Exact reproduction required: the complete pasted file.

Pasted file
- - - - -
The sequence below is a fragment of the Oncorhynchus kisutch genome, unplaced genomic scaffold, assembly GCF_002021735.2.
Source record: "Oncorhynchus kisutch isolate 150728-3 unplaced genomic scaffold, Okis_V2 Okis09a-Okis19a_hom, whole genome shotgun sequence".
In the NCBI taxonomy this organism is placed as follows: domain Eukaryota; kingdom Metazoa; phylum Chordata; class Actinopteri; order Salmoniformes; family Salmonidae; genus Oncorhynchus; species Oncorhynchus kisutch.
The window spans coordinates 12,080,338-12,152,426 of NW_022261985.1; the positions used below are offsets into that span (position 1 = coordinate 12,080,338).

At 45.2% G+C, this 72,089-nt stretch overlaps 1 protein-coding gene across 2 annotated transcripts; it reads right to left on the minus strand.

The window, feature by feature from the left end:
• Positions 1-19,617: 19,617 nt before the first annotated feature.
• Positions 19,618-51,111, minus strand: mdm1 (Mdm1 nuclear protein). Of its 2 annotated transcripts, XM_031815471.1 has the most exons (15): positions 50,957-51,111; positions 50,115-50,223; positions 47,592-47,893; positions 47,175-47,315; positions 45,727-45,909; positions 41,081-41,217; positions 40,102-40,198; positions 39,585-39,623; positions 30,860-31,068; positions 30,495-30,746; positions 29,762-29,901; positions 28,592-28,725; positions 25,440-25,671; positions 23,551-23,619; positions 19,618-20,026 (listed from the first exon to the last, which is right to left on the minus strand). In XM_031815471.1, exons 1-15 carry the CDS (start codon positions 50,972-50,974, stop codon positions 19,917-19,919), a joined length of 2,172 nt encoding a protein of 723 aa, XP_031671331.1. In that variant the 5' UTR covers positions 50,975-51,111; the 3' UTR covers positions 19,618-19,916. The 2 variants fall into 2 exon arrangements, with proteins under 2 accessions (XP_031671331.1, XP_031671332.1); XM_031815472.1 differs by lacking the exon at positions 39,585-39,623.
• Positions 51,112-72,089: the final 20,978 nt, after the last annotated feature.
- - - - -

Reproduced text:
The sequence below is a fragment of the Oncorhynchus kisutch genome, unplaced genomic scaffold, assembly GCF_002021735.2.
Source record: "Oncorhynchus kisutch isolate 150728-3 unplaced genomic scaffold, Okis_V2 Okis09a-Okis19a_hom, whole genome shotgun sequence".
In the NCBI taxonomy this organism is placed as follows: domain Eukaryota; kingdom Metazoa; phylum Chordata; class Actinopteri; order Salmoniformes; family Salmonidae; genus Oncorhynchus; species Oncorhynchus kisutch.
The window spans coordinates 12,080,338-12,152,426 of NW_022261985.1; the positions used below are offsets into that span (position 1 = coordinate 12,080,338).

At 45.2% G+C, this 72,089-nt stretch overlaps 1 protein-coding gene across 2 annotated transcripts; it reads right to left on the minus strand.

The window, feature by feature from the left end:
• Positions 1-19,617: 19,617 nt before the first annotated feature.
• Positions 19,618-51,111, minus strand: mdm1 (Mdm1 nuclear protein). Of its 2 annotated transcripts, XM_031815471.1 has the most exons (15): positions 50,957-51,111; positions 50,115-50,223; positions 47,592-47,893; positions 47,175-47,315; positions 45,727-45,909; positions 41,081-41,217; positions 40,102-40,198; positions 39,585-39,623; positions 30,860-31,068; positions 30,495-30,746; positions 29,762-29,901; positions 28,592-28,725; positions 25,440-25,671; positions 23,551-23,619; positions 19,618-20,026 (listed from the first exon to the last, which is right to left on the minus strand). In XM_031815471.1, exons 1-15 carry the CDS (start codon positions 50,972-50,974, stop codon positions 19,917-19,919), a joined length of 2,172 nt encoding a protein of 723 aa, XP_031671331.1. In that variant the 5' UTR covers positions 50,975-51,111; the 3' UTR covers positions 19,618-19,916. The 2 variants fall into 2 exon arrangements, with proteins under 2 accessions (XP_031671331.1, XP_031671332.1); XM_031815472.1 differs by lacking the exon at positions 39,585-39,623.
• Positions 51,112-72,089: the final 20,978 nt, after the last annotated feature.